2           O Lord, hear my voice!
            Let your ears be attentive
                        to the voice of my pleas for mercy! 
3           If you, O Lord, should mark iniquities,
                        O Lord, who could stand? 
4           But with you there is forgiveness,
                        that you may be feared. 
5           I wait for the Lord, my soul waits,
                        and in his word I hope; 
6           my soul waits for the Lord
                        more than watchmen for the morning,
                        more than watchmen for the morning. 
7           O Israel, hope in the Lord!
                        For with the Lord there is steadfast love,
                        and with him is plentiful redemption. 
8           And he will redeem Israel
                        from all his iniquities.

Sermon Outline:
1. The cry of despair (v. 1-4)
2. The practice of waiting (v. 5-6)
3. The nurturing of hope (v. 7-8)

Sermon Reflection
A Psalm like Psalm 130 is likely to resonate deeply with you or feel foreign to you. But either way it is essential to the life of faith because just as Psalm 129 showed us the life of faith is resilient, Psalm 130 shows us the life of faith goes deep.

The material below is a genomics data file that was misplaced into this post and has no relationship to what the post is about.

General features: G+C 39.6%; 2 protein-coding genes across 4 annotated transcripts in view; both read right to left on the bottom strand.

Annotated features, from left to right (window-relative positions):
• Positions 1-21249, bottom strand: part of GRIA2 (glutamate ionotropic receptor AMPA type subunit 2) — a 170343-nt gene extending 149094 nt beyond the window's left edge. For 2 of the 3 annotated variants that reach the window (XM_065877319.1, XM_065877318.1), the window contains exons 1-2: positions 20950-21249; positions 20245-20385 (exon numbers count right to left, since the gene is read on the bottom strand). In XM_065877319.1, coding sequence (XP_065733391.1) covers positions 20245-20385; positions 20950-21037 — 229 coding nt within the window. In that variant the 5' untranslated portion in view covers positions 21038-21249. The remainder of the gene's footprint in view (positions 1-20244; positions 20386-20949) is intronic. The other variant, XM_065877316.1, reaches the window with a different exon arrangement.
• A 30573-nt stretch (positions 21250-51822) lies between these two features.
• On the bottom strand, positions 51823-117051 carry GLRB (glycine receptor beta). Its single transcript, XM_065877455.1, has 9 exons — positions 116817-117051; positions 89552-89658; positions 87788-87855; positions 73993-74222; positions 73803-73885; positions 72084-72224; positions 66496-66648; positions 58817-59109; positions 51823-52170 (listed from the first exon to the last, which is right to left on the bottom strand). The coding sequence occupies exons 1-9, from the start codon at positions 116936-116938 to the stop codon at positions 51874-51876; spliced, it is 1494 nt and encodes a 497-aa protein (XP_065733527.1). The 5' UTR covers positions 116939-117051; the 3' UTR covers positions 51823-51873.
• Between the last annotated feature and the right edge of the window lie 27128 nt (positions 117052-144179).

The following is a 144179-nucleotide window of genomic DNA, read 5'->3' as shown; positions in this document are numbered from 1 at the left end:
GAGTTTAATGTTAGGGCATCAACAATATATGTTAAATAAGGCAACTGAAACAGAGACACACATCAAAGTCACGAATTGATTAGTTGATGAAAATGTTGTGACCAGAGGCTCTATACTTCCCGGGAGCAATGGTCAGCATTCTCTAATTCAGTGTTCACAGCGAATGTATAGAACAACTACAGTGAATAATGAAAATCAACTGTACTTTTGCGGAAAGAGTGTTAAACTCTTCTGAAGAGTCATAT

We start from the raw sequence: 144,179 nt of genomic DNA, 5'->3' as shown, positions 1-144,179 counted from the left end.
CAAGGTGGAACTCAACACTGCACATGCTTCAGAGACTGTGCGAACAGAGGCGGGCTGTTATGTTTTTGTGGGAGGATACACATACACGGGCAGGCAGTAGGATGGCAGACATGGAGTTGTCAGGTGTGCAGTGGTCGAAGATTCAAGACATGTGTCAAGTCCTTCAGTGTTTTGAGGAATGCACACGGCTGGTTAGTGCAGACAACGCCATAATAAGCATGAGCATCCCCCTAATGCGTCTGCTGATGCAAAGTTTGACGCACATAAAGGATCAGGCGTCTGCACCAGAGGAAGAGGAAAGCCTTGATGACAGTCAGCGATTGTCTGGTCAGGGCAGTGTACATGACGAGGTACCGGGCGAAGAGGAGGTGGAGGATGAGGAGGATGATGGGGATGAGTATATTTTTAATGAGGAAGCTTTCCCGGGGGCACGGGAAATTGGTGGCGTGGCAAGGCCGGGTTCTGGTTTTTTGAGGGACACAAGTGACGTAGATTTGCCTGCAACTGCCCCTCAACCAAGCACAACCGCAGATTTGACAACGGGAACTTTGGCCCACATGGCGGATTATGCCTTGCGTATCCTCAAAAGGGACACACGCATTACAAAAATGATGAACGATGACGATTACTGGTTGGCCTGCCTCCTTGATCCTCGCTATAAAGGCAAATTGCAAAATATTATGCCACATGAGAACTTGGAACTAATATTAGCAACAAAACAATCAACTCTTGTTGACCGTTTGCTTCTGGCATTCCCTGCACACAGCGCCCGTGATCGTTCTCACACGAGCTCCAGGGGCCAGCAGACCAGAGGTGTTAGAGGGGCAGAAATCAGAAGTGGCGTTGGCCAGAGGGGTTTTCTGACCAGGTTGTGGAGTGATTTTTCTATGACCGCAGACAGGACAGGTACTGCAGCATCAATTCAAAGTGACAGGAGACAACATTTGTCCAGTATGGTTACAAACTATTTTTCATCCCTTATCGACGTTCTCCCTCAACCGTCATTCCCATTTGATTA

Borrowing from the imagery of water, the Psalmist begins crying for help out of the depths. It's a picture of drowning, of overwhelming trouble. (see Psalm 69:1-2) Implied in the plea for mercy in verse 2 and made explicit in verse 3-4 is the reason for the Psalmist's despair. If you, O Lord, should mark iniquities, O Lord, who could stand? Guilt and shame are overwhelming him and he recognizes if God were to keep track and bring them all up he would be utterly undone. However, as guilty and ashamed as he may feel it is the knowledge that God forgives that enables him to cry out for mercy. God forgives! He doesn't keep a running list! He removes our sin from us as far as the east is from the west. (Psalm 103:10-12) What does this mean for you and for me? It means that God relates to us by grace not by merit! We don't cry out to God from the depths so that God will be gracious. We cry out to God from the depths because God has been gracious. It is who he is. It is what he does. Therefore, Psalm 130 teaches us nothing is a barrier to prayer! This is good news especially when we are in trouble and feel hopeless and alone and beyond earshot of anyone listening.